'Downton Abbey' creator and his new TV show | Inquirer Entertainment

‘Downton Abbey’ creator’s new TV show is painfully accurate

/ 06:00 PM January 23, 2020
Downton Abbey

Julian Fellowes at the premiere of “Downton Abbey” at Alice Tully Hall in New York. Image: Evan Agostini/Invision/AP

The period costumes of a Julian Fellowes drama can be excruciatingly accurate, as an actress in his new series “Belgravia” discovered.

The Epix drama from “Downton Abbey” creator Fellowes and executive producer Gareth Neame is set in 19th-century London and features Tamsin Greig, who starred in the TV comedy “Episodes”, and Philip Glenister (“Cranford”).

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Asked if the elaborate outfits were difficult or easy to work in, Greig gave a quick reply.

“Do you think that they look easy?’ she said. “I was under the care of an osteopath within a week of filming, and I realized that I should have prepared better by wearing a corset for a few hours each day in the weeks up to beginning shooting.”

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It is impossible to get the silhouette of the 1840s without the binding undergarment that women wore, she said. If the limited series’ actresses look like they are comfortable, Greig added, “it’s really great acting.”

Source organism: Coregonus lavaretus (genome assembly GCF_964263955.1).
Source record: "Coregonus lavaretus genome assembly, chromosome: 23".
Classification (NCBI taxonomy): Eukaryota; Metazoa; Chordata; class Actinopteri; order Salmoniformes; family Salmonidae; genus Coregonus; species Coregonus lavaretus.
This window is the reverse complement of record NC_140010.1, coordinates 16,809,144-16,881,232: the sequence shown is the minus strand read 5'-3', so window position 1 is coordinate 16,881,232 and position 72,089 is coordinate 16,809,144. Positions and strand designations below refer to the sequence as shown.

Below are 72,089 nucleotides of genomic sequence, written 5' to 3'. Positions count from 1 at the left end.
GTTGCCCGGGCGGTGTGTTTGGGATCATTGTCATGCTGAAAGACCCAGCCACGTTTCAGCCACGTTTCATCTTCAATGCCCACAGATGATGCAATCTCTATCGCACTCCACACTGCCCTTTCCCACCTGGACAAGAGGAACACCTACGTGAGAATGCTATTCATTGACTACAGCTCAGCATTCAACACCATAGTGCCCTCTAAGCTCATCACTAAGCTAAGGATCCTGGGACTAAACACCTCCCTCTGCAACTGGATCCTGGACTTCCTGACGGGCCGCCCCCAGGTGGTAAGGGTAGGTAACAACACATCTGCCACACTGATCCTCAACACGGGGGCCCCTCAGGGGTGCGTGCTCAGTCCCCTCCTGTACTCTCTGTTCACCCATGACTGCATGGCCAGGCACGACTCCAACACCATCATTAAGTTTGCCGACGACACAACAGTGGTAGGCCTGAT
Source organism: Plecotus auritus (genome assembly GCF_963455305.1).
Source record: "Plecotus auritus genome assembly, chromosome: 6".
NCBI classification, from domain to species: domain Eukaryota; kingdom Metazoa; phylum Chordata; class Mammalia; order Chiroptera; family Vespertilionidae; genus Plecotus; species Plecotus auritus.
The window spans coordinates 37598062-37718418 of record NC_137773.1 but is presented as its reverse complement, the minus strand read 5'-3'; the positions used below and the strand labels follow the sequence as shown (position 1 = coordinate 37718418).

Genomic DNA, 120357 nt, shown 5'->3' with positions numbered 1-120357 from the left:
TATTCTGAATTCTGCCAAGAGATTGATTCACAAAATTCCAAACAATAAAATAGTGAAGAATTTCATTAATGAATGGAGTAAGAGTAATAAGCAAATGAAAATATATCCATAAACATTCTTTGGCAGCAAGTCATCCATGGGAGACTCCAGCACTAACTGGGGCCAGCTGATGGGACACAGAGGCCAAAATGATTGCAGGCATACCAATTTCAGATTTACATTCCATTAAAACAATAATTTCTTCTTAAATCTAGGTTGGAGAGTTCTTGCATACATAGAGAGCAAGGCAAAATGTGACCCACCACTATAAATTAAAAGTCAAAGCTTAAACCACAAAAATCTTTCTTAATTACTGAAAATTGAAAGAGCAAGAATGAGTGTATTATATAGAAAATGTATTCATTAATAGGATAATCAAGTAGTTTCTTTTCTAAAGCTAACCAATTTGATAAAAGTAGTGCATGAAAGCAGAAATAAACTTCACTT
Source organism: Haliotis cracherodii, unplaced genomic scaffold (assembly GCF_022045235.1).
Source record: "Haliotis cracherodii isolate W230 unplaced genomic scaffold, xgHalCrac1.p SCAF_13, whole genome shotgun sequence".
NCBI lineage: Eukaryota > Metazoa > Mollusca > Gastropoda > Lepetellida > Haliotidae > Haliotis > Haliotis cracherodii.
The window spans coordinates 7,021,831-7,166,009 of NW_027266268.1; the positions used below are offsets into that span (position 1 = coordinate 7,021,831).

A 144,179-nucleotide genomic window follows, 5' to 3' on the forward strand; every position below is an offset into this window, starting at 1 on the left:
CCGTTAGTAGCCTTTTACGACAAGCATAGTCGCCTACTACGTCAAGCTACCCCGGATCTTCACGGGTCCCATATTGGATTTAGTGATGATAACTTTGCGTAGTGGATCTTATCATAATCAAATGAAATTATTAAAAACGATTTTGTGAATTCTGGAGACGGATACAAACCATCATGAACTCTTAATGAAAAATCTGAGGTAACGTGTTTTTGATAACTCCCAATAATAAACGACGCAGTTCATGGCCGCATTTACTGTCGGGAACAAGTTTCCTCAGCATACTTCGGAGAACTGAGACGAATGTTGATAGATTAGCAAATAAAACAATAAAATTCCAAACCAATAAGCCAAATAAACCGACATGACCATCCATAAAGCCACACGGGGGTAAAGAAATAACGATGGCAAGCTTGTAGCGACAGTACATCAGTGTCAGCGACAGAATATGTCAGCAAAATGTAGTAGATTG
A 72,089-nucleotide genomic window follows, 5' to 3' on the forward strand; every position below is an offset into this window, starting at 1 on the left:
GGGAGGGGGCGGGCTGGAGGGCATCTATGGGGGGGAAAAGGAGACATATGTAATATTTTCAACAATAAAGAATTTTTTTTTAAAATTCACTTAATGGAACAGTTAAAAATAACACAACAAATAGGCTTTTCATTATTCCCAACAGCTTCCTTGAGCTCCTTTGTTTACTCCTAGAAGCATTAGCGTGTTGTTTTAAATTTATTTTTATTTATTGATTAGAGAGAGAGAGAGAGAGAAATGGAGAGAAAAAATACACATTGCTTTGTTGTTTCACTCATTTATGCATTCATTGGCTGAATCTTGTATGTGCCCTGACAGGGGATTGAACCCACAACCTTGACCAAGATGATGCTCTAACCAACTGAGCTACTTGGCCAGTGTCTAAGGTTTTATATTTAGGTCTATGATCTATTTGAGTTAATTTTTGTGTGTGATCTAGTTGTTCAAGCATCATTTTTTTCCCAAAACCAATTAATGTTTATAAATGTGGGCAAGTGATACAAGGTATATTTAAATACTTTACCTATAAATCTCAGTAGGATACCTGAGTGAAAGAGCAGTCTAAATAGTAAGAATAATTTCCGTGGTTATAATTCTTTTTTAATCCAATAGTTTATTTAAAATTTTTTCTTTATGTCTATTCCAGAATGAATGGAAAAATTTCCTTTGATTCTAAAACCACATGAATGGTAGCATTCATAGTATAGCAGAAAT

Alice Eve (“Bombshell”) and Ella Purnell (“Sweetbitter”) also star in the series and joined in a presentation to TV critics Saturday. The six-part drama will debut April 12.

“Belgravia”, set in the grand London neighborhood of that name, was adapted by Fellowes from his eponymous 2016 novel. Asked to compare the series to “Downton Abbey”, the hit TV drama that unfolded in the early 1900s, Fellowes said the projects reflect the periods in which they are set.

For the Epix limited series, it is the “rise of the great Victorian era of manufacturing and money and … the expansion of London,” he said. “Whereas you could say that ‘Downton’ was on the other side of the hill, it was part of the decline, particularly as we follow it through the ‘20s.”

“Belgravia” is a “can-do show,” he said. “It’s really about people achieving what they want, despite the difficulties the society places in their path. … But I hope it is essentially a kind of uplifting tale.”

Fellowes was pleased by the reception for last year’s big-screen version of “Downton Abbey”, which arrived four years after the series ended on PBS, but was noncommittal about the possibility of a second film. He has got another TV series in the works, “The Gilded Age” for HBO, set in 1880s America. RGA

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